Rationale, Development, and Clinical Outcomes of a Multidisciplinary Amiodarone Clinic

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Abstract

Objectives.

To review the rationale and development of a multidisciplinary amiodarone clinic, and document the clinical outcomes resulting from its implementation.

Methods.

A clinic was established to provide an ambulatory setting in which patients receiving amiodarone could be followed according to published guidelines by a multidisciplinary team of cardiovascular health care specialists. Patients receiving amiodarone were referred to the clinic by their primary physicians. A data base containing each patient's medical history, current drug therapy, and baseline laboratory values was developed during the initial visit. Liver function tests, thyroid function tests, and chest radiographs were performed every 6 months, and pulmonary function tests were scheduled on an annual basis. Dosage adjustments were performed in select patients.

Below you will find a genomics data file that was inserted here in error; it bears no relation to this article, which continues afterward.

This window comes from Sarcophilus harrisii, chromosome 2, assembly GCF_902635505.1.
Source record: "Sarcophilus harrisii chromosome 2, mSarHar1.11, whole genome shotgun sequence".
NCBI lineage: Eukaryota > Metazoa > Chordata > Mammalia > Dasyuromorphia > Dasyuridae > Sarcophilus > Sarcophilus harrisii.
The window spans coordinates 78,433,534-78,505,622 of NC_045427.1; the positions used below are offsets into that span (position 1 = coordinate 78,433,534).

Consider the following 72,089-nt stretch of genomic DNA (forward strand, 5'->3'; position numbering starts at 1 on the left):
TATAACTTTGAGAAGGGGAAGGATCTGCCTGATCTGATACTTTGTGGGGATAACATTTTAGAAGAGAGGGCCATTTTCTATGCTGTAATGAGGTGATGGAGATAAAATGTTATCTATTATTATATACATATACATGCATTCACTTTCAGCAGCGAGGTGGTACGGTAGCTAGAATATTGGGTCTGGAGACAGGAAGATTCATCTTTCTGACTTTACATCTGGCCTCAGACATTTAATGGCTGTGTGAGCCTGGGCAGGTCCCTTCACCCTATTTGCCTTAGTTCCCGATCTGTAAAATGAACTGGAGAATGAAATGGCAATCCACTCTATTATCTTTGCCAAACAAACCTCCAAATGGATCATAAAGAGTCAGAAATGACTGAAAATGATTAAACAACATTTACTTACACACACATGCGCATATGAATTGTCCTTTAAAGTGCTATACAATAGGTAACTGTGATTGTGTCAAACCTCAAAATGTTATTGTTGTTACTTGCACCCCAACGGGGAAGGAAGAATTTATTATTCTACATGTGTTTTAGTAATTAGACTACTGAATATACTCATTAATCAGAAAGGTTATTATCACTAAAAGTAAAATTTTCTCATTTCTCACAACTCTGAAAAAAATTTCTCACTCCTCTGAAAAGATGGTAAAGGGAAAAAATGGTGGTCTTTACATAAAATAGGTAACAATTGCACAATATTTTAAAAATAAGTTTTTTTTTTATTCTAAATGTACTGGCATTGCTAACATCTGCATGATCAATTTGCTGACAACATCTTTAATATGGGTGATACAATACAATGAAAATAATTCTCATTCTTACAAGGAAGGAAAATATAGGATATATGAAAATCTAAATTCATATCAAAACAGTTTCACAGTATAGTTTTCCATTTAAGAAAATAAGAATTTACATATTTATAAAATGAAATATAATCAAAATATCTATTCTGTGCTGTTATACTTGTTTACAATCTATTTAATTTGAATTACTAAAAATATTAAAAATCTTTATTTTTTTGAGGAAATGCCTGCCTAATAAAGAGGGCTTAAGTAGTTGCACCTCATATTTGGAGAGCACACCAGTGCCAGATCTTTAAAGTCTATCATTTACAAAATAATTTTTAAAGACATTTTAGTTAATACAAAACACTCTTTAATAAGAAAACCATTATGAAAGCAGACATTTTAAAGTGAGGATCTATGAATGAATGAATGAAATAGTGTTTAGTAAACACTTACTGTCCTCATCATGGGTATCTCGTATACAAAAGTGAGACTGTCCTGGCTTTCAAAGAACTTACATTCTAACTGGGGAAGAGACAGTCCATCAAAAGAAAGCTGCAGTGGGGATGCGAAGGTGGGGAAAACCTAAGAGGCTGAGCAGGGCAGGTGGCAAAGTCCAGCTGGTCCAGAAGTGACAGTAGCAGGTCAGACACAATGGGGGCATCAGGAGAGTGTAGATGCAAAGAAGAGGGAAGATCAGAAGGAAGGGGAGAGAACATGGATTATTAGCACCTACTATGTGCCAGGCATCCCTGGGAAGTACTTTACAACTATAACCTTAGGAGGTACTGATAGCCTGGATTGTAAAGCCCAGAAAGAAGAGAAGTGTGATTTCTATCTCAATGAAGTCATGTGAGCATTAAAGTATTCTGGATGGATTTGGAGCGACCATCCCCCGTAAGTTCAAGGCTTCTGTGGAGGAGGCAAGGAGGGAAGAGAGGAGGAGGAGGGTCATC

Results.

Since November 1996, 60 patients have been referred to the amiodarone clinic. Mean length of follow-up before and after referral was 16.3 ± 25.5 and 9.2 ± 5.5 months, respectively. Laboratory tests were performed according to accepted guidelines in 14 (23%) patients before referral compared with 54 (90%) patients after enrollment (p<0.001). Previously unrecognized adverse events were detected in 21 (35%) patients, including pulmonary fibrosis, QT prolongation, liver enzyme elevation, hypothyroidism, hyperthyroidism, and asthma exacerbation. Amiodarone was discontinued in six patients, four of whom had suspected pulmonary toxicity. The dose of amiodarone was adjusted in 29 (48.4%) patients.

Conclusion.

Many patients receiving amiodarone are not being followed according to published recommendations. Implementation of a specialized, multidisciplinary amiodarone clinic improves outcomes by monitoring for early detection of drug-related toxicities and by facilitating proper dosage modifications.

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